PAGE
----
Film Fests Archive for April, 2011

SFF Dispatch: Wrapping a Terrific Fest

What a great film festival Sarasota has. Gorgeous city to get to hang out in, enthusiastic audiences, sunshine, beautiful beaches, fabulous parties, and most importantly, a really solid slate of films, curated by Artistic Director Tom Hall and Director of Programming Holly Herrick, who, in addition to having excellent taste in film, are two of the nicest people in the indie film world.
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Dallas IFF Dispatch: Murder Songs and Warlords

After a long day of travel, I finally made it to Dallas this afternoon for a couple days at the Dallas International Film Festival, just in time to check into my hotel room (replete with round bed and zebra rug), change into something more appropriate for the warmer Dallas weather (the sun! my eyes!) and hit the ground running with a couple screenings.

First up was Small Town Murder Songs, a Canadian film directed by Ed Gass-Donnelly. The film stars vet Swedish actor Peter Stomare (sporting a ‘stache that would be right at home on a 1970s porn set) as Walter, a cop in a small Mennonite town in Ontario. A murdered stripper (the first murder the town’s police force has ever had to deal with) is the catalyst for the story, as Walter almost immediately targets Steve (Stephen Eric McIntyre), the seedy white-trash lover of his ex-mistress Rita (Jill Hennessy, terrific here). Martha Plimpton is quietly powerful in a less showy role as Walter’s current girlfriend (or maybe wife? This isn’t made explicitly clear).
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Pay No Attention to What’s Behind the Curtain …

How should a journalist handle reporting information that a film festival might prefer not be written about?
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Quote Unquotesee all »

“The thought is interrupted by an odd interlude. We are speaking in the side room of Casita, a swish and fairly busy Italian bistro in Aoyama – a district of Tokyo usually so replete with celebrities that they spark minimal fuss. Kojima’s fame, however, exceeds normal limits and adoring staff have worked out who their guest is. He stops mid-sentence and points up towards the speakers, delighted. The soft jazz that had been playing discreetly across the restaurant’s dark, hardwood interior has suddenly been replaced with the theme music from some of Kojima’s hit games. Harry Gregson-Williams’ music is sublime in its context but ‘Metal Gear Solid 4: Guns of the Patriots’ is not, Kojima acknowledges, terribly restauranty. He pauses, adjusting a pair of large, blue-framed glasses of his own design, and returns to the way in which games have not only influenced films, but have also changed the way in which people watch them. “There are stories being told [in cinema] that my generation may find surprising but which the gamer generation doesn’t find weird at all,” he says.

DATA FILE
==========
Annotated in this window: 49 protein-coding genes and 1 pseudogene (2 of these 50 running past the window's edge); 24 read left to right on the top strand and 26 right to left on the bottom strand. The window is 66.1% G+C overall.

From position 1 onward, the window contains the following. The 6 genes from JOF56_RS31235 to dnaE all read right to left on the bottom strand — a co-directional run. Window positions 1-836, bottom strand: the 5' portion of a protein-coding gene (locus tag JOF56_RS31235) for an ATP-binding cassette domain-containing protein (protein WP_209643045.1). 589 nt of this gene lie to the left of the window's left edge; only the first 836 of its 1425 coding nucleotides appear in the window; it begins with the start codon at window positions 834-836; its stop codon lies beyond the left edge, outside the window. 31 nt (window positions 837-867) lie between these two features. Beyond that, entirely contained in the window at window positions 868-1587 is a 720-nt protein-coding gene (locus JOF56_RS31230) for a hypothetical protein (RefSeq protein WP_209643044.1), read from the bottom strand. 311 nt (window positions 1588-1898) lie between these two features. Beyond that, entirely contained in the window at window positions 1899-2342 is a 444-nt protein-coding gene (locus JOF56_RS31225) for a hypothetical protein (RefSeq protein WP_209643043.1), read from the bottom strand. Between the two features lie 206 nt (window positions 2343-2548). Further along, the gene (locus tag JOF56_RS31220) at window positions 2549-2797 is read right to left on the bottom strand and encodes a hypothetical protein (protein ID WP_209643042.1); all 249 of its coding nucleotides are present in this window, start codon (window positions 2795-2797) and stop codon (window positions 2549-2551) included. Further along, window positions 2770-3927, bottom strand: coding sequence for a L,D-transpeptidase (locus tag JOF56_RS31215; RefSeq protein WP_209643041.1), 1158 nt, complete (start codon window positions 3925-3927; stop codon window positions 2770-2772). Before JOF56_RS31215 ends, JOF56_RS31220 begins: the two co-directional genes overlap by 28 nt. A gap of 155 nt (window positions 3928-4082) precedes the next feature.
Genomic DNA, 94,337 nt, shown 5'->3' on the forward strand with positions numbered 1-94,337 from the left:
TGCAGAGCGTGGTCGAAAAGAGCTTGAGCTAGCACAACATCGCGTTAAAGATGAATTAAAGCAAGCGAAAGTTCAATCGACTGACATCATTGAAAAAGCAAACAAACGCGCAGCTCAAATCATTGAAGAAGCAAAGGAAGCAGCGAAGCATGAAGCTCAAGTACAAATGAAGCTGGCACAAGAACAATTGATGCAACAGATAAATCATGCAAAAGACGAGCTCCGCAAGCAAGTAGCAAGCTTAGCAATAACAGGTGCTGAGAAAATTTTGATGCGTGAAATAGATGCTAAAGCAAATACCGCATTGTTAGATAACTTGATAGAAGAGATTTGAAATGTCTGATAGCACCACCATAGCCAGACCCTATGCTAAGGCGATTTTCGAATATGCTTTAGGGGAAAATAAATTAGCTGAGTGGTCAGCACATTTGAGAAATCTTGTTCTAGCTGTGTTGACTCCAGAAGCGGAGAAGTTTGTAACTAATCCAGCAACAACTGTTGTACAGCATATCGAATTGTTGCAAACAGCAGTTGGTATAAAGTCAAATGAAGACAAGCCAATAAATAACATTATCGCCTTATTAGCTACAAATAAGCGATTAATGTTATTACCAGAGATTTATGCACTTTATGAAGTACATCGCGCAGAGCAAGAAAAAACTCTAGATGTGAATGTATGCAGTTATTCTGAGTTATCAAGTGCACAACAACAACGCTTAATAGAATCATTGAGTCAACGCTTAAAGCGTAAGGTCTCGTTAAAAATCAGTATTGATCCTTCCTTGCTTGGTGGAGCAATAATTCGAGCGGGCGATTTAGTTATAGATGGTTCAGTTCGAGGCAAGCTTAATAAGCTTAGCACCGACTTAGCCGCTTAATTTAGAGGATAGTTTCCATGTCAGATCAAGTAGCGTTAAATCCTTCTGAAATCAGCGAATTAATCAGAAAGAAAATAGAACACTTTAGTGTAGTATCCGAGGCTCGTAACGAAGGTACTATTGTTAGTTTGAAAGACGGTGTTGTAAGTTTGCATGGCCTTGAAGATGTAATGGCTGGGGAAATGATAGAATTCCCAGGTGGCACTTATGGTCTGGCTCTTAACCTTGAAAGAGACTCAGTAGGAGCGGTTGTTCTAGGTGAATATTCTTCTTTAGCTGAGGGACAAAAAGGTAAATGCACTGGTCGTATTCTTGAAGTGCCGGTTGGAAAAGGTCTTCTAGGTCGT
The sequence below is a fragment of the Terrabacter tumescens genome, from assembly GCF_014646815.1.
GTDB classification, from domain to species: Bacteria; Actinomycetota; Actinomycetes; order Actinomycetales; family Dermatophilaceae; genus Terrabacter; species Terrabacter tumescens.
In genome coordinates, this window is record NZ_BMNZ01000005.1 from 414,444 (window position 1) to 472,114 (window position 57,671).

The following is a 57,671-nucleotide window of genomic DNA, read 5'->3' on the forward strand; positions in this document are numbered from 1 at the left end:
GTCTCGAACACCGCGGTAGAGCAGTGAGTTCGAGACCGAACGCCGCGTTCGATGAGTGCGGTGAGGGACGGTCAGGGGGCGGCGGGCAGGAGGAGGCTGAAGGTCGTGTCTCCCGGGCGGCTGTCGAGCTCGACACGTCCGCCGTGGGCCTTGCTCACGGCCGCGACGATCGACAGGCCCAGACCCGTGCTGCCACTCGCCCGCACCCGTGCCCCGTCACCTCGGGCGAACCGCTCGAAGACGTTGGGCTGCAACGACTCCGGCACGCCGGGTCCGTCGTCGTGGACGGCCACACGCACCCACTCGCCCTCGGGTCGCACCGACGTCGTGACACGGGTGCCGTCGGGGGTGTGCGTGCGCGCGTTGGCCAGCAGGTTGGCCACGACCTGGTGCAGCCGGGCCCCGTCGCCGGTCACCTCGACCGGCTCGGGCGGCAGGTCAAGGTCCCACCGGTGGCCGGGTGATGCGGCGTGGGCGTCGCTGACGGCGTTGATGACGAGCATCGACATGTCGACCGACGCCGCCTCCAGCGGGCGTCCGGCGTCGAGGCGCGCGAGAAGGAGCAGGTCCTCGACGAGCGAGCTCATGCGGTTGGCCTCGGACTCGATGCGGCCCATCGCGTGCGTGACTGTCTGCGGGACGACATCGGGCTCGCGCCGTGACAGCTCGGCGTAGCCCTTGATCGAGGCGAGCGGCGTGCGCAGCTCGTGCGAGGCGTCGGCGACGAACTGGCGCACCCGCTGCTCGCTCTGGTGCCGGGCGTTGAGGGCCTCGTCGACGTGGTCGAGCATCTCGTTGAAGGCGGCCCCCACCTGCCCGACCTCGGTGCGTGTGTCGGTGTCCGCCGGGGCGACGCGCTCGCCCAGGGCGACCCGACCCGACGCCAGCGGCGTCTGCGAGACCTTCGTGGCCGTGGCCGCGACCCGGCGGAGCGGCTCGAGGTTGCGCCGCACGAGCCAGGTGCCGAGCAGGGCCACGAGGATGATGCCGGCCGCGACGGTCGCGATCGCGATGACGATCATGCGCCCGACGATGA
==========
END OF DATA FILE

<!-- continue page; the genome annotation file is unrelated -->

~ Hideo Kojima

“They’re still talking about the ‘cathedral of cinema,’ the ‘communal experience,’ blah blah. The experiences I’ve had recently in the theatre have not been good. There’s commercials, noise, cellphones. I was watching Colette at the Varsity, and halfway through red flashes came up at the bottom of the frame. A woman came out and said, ‘We’re going to have to reboot, so take fifteen minutes and come back.’ Then they rebooted it from the beginning, and she had to ask the audience to tell her how far to go. You tell me, is that a great experience? I generally don’t watch movies in a cinema at all. Netflix is the future. It’s the present. But the whole paradigm of a series, binge-watching, it’s quite different. My first reaction is that it’s more novelistic, because if you have an eight-hour season, you can get into complex, intricate things. You can let it breathe and the audience expectations are such that they will let you, where before they wouldn’t have the patience. I think only the surface has been touched with experimenting with that.”
~ David Cronenberg